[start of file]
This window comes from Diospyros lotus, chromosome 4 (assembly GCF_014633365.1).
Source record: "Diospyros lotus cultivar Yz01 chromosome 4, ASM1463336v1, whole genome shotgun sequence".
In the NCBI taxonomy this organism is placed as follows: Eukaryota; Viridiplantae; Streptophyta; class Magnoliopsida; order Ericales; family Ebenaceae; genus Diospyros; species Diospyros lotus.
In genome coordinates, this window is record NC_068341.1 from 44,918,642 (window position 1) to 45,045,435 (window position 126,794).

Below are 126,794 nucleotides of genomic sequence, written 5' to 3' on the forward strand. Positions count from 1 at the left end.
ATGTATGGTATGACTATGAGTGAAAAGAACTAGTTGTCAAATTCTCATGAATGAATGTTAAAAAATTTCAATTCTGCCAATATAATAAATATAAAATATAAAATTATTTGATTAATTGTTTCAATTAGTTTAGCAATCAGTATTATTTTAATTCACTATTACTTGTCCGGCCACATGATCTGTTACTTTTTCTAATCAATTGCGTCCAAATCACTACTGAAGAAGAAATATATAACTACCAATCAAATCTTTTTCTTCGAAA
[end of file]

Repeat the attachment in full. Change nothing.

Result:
This window comes from Diospyros lotus, chromosome 4 (assembly GCF_014633365.1).
Source record: "Diospyros lotus cultivar Yz01 chromosome 4, ASM1463336v1, whole genome shotgun sequence".
In the NCBI taxonomy this organism is placed as follows: Eukaryota; Viridiplantae; Streptophyta; class Magnoliopsida; order Ericales; family Ebenaceae; genus Diospyros; species Diospyros lotus.
In genome coordinates, this window is record NC_068341.1 from 44,918,642 (window position 1) to 45,045,435 (window position 126,794).

Below are 126,794 nucleotides of genomic sequence, written 5' to 3' on the forward strand. Positions count from 1 at the left end.
ATGTATGGTATGACTATGAGTGAAAAGAACTAGTTGTCAAATTCTCATGAATGAATGTTAAAAAATTTCAATTCTGCCAATATAATAAATATAAAATATAAAATTATTTGATTAATTGTTTCAATTAGTTTAGCAATCAGTATTATTTTAATTCACTATTACTTGTCCGGCCACATGATCTGTTACTTTTTCTAATCAATTGCGTCCAAATCACTACTGAAGAAGAAATATATAACTACCAATCAAATCTTTTTCTTCGAAA